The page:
Wasatch Family Therapy, a new Provo clinic, is celebrating its grand opening this week by offering free therapy for new clients who bring in a non-perishable food item.
All food will be donated to the Provo Community Action Food Bank.
“One of our strengths is that we really work with the whole lifespan,” said founder Julie Hanks.
Hanks said students especially can benefit from therapy as they are in a time of transition.
“Young adulthood is such a crucial time in the development of yourself,” Hanks said. “One of our strengths is that we have a lot of LDS therapists who are grounded in their faith, and also open-minded. They really understand that life brings everybody very difficult challenges, and we want to help people through those challenges while supporting their faith.”
Hanks said being a private clinic enables Wasatch Family Therapy to work openly with clients.
“An advantage of being private is that the therapist and the client can really decide what the clients need,” Hanks said. “There is a lot of collaboration with our clients, and we like doing that without anyone from the outside dictating what that looks like.”
Kate Hofer, a licensed professional counselor at Wasatch Family Therapy, feels a strong purpose in helping young adults.
“Even though they’re legally adults, they’re not adults emotionally,” Hofer said. “I love helping them discover their true self, find their strengths, and become who they are.”
The clinic’s website, Wasatchfamilytherapy.com, said the organization’s mission is to provide compassionate, confidential and professional therapy services.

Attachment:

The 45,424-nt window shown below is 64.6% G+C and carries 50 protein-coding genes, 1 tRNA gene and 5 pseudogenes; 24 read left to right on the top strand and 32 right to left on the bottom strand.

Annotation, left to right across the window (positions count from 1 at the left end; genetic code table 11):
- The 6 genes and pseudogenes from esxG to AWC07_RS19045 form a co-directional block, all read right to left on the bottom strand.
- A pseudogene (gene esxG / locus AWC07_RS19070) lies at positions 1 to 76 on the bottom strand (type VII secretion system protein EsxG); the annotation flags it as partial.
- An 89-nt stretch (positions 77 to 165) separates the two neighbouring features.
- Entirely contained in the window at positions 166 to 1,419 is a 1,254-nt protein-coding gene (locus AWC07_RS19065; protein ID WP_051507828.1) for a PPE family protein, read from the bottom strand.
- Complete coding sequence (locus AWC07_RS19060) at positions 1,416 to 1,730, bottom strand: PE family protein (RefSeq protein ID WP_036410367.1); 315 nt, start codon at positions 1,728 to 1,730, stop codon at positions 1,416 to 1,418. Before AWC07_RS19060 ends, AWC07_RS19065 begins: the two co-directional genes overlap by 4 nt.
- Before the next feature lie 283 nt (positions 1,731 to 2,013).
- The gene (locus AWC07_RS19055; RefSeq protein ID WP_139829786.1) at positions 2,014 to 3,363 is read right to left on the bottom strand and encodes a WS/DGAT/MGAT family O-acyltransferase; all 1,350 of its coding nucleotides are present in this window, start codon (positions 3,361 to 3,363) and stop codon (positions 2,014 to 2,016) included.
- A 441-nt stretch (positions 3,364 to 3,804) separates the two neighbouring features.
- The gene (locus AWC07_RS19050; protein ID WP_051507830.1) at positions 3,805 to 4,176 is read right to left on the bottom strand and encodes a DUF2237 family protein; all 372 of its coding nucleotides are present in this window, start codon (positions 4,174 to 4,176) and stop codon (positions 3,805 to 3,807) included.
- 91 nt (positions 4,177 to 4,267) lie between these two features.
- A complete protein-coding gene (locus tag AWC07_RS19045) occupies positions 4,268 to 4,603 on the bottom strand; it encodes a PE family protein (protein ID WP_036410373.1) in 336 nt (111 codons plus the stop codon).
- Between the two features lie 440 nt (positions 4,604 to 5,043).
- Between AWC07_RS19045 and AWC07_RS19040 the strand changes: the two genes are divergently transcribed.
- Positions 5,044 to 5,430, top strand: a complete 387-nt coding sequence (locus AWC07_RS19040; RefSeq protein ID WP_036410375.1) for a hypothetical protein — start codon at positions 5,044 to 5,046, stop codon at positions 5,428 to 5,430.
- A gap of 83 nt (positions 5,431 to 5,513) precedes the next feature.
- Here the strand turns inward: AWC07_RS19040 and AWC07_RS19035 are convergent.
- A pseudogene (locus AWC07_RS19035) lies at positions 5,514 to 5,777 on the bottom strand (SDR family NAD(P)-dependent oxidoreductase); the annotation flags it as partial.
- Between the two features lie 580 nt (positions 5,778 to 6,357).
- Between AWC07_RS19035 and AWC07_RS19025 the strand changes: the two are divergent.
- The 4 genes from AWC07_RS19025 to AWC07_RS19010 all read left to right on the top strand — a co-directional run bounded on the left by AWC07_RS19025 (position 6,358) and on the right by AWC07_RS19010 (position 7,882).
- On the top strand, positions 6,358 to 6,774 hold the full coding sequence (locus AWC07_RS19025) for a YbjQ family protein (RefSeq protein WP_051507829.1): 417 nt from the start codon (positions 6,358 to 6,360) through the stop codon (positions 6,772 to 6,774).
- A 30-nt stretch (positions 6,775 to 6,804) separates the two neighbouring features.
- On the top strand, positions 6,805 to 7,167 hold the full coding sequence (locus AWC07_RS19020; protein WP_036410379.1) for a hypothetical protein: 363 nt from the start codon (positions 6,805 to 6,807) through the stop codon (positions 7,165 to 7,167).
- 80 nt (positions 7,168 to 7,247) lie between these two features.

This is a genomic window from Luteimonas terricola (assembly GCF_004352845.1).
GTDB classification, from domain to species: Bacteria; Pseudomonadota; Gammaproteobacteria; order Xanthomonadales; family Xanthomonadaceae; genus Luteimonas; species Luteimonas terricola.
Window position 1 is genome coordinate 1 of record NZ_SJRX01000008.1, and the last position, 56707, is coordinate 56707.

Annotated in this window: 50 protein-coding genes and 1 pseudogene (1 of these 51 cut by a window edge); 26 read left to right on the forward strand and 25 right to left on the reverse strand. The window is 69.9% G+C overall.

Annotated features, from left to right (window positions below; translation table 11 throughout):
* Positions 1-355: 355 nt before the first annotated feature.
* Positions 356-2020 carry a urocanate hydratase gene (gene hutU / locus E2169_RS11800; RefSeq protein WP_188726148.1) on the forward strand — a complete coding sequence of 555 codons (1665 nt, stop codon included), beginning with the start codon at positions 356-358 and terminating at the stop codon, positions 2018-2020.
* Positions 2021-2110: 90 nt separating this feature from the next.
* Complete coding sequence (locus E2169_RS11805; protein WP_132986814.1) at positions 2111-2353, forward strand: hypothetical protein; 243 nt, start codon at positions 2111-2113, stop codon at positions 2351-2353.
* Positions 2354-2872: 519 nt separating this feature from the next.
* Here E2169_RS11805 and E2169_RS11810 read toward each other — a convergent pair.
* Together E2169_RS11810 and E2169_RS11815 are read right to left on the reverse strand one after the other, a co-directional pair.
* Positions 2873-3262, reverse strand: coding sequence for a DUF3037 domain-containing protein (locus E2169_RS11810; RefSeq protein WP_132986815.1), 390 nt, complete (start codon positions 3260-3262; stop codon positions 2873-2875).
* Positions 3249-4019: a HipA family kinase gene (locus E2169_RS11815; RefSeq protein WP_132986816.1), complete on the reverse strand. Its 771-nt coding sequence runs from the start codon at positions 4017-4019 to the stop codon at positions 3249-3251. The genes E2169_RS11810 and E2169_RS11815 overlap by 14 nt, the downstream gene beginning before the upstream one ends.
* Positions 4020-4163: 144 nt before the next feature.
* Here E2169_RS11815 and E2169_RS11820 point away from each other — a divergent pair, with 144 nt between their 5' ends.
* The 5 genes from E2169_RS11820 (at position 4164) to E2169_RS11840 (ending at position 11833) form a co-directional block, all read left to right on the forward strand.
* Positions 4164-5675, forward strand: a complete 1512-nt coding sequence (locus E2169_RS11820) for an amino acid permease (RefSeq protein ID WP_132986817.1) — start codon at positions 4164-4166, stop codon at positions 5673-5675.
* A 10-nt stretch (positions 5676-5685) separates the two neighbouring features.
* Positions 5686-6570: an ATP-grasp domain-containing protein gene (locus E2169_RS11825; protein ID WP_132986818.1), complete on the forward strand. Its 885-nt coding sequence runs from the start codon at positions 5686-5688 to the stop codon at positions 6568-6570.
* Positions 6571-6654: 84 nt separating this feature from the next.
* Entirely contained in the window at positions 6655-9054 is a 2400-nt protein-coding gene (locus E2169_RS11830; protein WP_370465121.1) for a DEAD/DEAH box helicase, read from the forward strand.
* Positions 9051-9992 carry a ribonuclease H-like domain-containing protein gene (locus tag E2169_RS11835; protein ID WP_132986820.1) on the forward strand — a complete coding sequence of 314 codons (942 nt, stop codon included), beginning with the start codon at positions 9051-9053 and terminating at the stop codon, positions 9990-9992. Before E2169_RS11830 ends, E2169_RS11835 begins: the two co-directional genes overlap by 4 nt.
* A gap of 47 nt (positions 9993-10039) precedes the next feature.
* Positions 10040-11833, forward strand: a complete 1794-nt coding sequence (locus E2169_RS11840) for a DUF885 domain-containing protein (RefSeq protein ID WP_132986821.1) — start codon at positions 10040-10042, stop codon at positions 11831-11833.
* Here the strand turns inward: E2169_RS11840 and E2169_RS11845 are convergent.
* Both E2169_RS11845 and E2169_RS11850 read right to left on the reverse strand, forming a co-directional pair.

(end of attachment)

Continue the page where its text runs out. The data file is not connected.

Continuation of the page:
“It’s very accepting and very warm,” Hofer said. “It’s like a sanctuary that’s cozy and very safe, emotionally safe. There’s no judgment or criticism. It’s like having a soft place to live when life is hard.”
Mike Morgan, an associate marriage and family therapist at Wasatch Family Therapy, said it is important to address problems as they arise.
“I think mental health is similar to any other, physical health and spiritual health, the longer you wait to fix things, the more difficult it is,” Morgan said.
Morgan said marriage issues are especially important to address early.
“How you get started kind of determines how your marriage goes,” Morgan said. “Those first couple of years are formative. It’s like going to the dentist. It would be easier to go in and get a cleaning than to wait and get a root canal. If you wait and wait, it can seem painful and impossible to fix.”
Wasatch Family Therapy is located at 363 N. University Ave., Suite 108 A. The food exchange for free therapy sessions will last until Friday. Appointments can be made online or by calling.
“I think it’s awesome being able to help people out in difficult situations, because everyone has them, but it’s nice to help people find solutions,” Morgan said.